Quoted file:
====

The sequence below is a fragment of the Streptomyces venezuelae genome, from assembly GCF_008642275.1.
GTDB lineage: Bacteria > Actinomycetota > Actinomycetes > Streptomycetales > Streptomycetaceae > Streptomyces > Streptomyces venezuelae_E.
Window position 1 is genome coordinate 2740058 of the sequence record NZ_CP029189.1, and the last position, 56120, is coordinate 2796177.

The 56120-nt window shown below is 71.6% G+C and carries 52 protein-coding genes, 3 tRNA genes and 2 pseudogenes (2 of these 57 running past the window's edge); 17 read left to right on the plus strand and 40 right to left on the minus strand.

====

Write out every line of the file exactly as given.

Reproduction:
The sequence below is a fragment of the Streptomyces venezuelae genome, from assembly GCF_008642275.1.
GTDB lineage: Bacteria > Actinomycetota > Actinomycetes > Streptomycetales > Streptomycetaceae > Streptomyces > Streptomyces venezuelae_E.
Window position 1 is genome coordinate 2740058 of the sequence record NZ_CP029189.1, and the last position, 56120, is coordinate 2796177.

The 56120-nt window shown below is 71.6% G+C and carries 52 protein-coding genes, 3 tRNA genes and 2 pseudogenes (2 of these 57 running past the window's edge); 17 read left to right on the plus strand and 40 right to left on the minus strand.